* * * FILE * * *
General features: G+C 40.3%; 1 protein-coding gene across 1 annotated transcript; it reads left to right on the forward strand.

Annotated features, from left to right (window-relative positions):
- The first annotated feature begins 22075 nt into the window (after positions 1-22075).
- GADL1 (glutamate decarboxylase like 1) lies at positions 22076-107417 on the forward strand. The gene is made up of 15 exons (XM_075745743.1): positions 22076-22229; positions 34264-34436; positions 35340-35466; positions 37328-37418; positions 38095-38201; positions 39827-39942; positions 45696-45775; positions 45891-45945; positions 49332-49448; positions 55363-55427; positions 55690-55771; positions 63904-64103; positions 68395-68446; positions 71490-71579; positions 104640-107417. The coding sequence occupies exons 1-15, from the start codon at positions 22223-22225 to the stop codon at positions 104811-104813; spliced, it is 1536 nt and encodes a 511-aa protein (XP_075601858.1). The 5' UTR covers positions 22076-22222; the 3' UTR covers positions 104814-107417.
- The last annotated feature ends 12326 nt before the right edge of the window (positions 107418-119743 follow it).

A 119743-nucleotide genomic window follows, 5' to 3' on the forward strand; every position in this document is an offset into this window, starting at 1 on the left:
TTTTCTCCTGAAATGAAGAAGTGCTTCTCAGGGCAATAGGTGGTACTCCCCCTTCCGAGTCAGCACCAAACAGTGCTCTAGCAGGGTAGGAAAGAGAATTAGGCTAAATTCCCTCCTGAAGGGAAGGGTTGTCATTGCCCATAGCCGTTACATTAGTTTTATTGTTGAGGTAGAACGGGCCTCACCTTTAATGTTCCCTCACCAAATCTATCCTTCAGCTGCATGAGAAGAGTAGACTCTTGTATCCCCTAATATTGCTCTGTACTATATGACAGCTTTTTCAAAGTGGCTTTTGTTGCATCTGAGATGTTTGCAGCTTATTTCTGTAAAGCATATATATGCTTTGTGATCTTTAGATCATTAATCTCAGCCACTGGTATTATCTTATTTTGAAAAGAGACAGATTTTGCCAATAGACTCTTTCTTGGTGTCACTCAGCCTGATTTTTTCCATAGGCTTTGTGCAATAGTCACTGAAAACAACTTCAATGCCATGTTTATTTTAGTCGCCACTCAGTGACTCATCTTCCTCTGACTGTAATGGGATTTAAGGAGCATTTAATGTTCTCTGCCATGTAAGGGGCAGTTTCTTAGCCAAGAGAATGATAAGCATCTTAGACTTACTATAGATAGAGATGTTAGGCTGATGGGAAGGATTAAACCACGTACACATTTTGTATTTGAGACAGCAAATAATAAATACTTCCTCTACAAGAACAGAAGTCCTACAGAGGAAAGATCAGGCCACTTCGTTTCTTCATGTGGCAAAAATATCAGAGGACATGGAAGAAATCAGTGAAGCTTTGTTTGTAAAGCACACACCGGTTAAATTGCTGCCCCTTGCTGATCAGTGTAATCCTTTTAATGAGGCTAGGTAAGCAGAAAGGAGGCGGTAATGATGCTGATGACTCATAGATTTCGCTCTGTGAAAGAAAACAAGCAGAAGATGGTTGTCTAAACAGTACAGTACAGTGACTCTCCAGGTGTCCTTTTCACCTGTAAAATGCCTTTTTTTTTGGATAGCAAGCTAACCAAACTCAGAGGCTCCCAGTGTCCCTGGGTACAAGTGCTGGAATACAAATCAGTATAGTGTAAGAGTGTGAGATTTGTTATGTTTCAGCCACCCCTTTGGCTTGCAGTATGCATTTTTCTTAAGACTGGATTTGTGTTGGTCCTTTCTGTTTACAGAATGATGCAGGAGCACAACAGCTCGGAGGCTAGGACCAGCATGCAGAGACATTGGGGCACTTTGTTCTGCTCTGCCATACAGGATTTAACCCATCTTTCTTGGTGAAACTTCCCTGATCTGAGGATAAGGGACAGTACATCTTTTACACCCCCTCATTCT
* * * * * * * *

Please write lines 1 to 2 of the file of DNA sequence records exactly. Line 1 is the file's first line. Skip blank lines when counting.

General features: G+C 40.3%; 1 protein-coding gene across 1 annotated transcript; it reads left to right on the forward strand.

Annotated features, from left to right (window-relative positions):